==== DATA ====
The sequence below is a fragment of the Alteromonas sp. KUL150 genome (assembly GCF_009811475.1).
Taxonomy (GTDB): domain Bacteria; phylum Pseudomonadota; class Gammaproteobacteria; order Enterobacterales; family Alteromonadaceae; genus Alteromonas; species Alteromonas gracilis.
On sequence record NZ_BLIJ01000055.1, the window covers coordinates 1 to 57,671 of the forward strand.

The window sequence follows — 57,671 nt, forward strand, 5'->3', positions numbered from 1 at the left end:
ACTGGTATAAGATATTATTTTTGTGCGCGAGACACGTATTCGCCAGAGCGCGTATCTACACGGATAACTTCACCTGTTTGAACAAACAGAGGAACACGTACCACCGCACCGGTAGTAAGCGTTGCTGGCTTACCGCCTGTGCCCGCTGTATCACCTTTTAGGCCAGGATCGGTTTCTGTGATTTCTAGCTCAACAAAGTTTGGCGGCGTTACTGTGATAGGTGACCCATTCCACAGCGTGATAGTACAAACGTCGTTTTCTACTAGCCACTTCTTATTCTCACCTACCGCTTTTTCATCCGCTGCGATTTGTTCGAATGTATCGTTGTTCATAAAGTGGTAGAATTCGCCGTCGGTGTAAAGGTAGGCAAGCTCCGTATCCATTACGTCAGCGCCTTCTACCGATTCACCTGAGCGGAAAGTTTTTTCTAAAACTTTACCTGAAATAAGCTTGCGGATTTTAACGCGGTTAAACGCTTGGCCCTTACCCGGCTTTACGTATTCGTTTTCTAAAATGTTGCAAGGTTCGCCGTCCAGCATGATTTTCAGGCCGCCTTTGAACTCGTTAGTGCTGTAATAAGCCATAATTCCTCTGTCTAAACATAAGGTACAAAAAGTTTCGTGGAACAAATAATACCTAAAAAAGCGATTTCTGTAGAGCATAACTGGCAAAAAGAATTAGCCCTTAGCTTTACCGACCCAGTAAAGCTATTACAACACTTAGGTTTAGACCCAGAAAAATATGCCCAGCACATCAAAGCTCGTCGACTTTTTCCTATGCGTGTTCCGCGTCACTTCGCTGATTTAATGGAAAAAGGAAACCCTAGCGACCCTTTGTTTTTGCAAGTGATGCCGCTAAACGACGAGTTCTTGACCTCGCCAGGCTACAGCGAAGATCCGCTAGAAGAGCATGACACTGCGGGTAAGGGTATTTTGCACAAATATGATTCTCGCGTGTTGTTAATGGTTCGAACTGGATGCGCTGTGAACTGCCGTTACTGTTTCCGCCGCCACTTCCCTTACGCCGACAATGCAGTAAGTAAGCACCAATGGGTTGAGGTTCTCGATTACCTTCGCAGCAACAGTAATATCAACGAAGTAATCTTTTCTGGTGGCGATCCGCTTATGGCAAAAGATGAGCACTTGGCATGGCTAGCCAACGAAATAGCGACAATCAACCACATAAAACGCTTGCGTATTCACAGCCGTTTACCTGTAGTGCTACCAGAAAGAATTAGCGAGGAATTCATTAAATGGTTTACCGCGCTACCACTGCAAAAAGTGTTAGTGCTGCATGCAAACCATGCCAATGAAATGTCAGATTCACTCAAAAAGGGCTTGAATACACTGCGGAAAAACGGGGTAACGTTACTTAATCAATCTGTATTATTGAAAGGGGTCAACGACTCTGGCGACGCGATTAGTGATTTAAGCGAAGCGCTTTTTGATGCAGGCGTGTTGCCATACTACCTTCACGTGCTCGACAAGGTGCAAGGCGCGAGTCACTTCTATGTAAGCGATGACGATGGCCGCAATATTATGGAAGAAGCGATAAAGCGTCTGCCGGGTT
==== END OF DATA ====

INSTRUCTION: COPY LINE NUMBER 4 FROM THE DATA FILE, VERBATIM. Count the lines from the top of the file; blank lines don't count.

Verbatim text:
The window sequence follows — 57,671 nt, forward strand, 5'->3', positions numbered from 1 at the left end: